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Inventory Control Record for Standard Navy Clothing Stock, Continued
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Figure 4-3.—Auditing the Stock Record.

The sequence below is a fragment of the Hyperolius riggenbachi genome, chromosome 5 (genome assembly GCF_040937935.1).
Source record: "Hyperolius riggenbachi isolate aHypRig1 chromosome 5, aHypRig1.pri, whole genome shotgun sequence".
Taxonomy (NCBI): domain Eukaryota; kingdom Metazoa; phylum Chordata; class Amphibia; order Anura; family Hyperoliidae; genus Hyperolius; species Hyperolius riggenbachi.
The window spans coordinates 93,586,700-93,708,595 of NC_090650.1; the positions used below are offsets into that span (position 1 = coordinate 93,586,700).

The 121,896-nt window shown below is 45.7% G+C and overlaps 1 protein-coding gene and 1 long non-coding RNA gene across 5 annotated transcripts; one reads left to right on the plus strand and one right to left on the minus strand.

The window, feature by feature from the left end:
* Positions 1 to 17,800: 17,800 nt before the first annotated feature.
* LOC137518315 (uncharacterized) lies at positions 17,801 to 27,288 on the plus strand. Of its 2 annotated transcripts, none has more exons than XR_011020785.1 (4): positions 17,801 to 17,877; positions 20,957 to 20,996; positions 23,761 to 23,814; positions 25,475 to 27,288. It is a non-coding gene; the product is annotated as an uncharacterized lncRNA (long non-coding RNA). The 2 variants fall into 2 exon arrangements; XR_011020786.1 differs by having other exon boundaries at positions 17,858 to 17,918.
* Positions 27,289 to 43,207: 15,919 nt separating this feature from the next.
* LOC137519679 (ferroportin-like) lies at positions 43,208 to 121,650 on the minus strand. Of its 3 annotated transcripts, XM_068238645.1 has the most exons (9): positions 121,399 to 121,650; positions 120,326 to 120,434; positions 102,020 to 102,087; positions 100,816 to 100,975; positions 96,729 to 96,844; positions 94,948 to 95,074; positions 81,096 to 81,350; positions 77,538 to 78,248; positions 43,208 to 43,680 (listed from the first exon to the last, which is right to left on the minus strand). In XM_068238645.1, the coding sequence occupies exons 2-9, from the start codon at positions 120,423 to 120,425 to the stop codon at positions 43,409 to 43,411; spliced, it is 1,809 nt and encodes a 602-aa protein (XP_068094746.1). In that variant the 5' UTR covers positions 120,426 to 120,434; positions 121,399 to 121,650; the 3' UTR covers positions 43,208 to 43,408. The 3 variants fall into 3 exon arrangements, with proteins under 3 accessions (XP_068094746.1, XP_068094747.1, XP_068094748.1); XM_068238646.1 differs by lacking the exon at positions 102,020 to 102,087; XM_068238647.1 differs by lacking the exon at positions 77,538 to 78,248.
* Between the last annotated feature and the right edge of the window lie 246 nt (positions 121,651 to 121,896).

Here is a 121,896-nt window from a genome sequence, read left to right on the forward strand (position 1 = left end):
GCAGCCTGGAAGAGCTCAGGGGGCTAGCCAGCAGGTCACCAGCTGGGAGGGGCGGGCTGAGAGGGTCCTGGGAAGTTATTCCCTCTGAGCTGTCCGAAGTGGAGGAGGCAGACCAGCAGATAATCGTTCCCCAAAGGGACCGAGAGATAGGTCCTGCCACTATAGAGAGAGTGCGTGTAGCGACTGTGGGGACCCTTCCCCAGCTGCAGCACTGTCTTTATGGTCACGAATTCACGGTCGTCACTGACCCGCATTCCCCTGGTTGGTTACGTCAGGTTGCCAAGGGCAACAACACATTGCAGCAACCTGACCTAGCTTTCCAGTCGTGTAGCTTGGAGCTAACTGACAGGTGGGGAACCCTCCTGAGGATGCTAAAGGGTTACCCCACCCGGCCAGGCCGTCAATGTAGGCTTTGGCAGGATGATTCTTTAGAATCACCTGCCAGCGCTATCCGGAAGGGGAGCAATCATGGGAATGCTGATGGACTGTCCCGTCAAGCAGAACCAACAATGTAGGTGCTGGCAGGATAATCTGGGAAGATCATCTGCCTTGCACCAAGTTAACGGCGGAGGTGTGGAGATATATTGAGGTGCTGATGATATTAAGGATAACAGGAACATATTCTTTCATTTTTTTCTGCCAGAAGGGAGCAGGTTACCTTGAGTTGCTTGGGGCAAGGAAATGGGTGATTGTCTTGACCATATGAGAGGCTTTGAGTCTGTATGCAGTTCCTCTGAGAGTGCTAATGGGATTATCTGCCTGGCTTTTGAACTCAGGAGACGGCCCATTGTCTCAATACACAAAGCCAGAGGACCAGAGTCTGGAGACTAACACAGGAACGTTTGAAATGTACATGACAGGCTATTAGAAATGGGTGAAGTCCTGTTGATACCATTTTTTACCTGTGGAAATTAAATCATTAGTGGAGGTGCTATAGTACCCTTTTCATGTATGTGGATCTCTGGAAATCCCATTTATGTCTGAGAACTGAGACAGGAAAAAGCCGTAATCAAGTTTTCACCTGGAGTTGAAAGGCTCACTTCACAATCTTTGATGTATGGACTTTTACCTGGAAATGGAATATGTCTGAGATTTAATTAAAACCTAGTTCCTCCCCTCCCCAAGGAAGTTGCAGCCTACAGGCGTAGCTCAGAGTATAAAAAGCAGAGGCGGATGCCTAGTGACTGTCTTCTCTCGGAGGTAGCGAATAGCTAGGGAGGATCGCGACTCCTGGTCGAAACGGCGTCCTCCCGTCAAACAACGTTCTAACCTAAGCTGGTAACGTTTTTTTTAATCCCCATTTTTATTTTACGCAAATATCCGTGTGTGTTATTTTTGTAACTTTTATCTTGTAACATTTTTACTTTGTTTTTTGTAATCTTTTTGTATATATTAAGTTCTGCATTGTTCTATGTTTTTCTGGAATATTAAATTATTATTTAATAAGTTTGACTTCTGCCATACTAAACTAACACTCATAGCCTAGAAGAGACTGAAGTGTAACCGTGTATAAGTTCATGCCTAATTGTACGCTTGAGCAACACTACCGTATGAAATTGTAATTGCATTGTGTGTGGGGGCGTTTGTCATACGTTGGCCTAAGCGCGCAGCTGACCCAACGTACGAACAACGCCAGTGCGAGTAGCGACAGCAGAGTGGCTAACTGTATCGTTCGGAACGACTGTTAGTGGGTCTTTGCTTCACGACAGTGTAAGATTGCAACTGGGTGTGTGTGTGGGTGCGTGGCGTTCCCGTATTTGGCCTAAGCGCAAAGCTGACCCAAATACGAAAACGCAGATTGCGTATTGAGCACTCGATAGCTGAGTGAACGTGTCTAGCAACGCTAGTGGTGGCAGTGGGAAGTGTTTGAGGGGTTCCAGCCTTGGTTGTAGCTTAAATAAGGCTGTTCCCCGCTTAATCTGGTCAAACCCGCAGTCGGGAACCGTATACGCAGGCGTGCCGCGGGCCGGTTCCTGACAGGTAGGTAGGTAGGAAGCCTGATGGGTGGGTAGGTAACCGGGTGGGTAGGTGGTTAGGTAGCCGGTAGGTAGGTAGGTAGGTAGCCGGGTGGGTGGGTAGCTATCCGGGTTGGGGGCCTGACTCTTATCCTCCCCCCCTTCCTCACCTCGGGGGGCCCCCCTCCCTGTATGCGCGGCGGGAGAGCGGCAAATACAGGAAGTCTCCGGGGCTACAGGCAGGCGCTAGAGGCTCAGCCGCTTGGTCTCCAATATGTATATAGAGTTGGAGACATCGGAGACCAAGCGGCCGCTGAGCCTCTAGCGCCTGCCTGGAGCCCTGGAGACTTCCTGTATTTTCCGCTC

Line  and  Caption Instructions  for  Entries Stock   Turn— beginning inventory for the Continue accounting  period  equals stock   turn.   The   following formula  must  be  used: Add the amounts on line G for  each  month  divided  by the beginning inventory for the   accounting   period equals  stock  turn. In  summary,  the  inventory  control  records  can provide   only   a   calculated   approximation.   The records can, however, help you to keep your ship’s store   inventory   values   within   the   prescribed, authorized  90-day  limits. STOCK  RECORD  REVIEW AND  MAINTENANCE Stock  record  review  is  the  second  stock  con- trol tool that is available to you as a ship’s store manager.  While  you  will  use  the  inventory  con- trol  records  to  ascertain  the  amount  of  working capital that is available to you at any one time, you  will  also  use  the  Stock  Record  (NAVSUP Form 464) to acquire the sales history and order- ing  information  you  will  need  for  procuring  in- dividual stock items. You must review your stock record cards at least once a month to determine what specific merchandise items you should pro- cure. For most items, your maximum stock posi- tion  should  be  90  days’  stock.  You  should  stock enough deployed load items so that they will be available  for  the  duration  of  your  ship’s  deploy- ment.  If  you  discover  that  excesses  exist  in certain  areas,  you  should  dispose  of  the  excess stock  as  soon  as  you  can.  The  various  methods you  can  use  to  dispose  of  excess  stock  will  be discussed  later  in  chapter  5. By   properly   maintaining   a   Stock   Record (NAVSUP   464)   for   every   item   of   ship’s   store stock,  you,  as  the  ship’s  store  manager,  should be  able  to  answer  the  following  questions  about any  particular  stock  item. What  are  the  average  4  months’  sales? What  quantities  were  ordered  previously? What  is  the  usual  source  of  supply? What are the current cost and retail prices?   Is there any trend in the sales pattern? Assuming   normal   sales,   what   is   the approximate  stock  situation? Since the stock record cards are so important, you  must  maintain  them  accurately  and  neatly. The proper maintenance of stock record cards is discussed in  Ship’s Serviceman 3 & 2,  module  2. There  are  two  types  of  errors  for  which  you,  as a supervisor (or auditor), should be on the alert: mechanical  and  procedural.  As  you  read  about these  errors,  you  should  refer  to  figure  4-3. Mechanical Errors A  mechanical  error  results  when  facts  and values have not been properly recorded. In your continual  review  of  your  stock  record  cards,  you may be able to correct most mechanical errors by asking  yourself  these  questions.       The low limit: Is it recorded? Is it realistic? The  cost  price  and  the  selling  price:  Do they  exist  where  applicable?  (There  are  no  sell- ing   prices   for   cost   items.)   Is   the   cost   price rounded  to  the  nearest  cent?     Unit of issue: Is it recorded? Do cost and selling  prices  agree  with  the  unit  of  issue?      Functional account and department: Is the correct   information   recorded? Description: Is   it   complete?   Does   it include  the  stock  number  (when  required),  the size, and the noun name? (For example, tax-free cigarettes;  large,  economy,  or  giant  toothpaste.)     Arithmetic: Have computations been made accurately?   Have   retail   sales   been   properly computed? Format:   Have   lines   been   skipped   un- necessarily? Are the correct columns being used? Procedural Errors Procedural  errors  are  usually  the  result  of  bad planning  and  faulty  judgment.  You  can  avoid many  procedural  errors  by  carefully  analyzing  the information  on  your  stock  record  cards.  You 4-11

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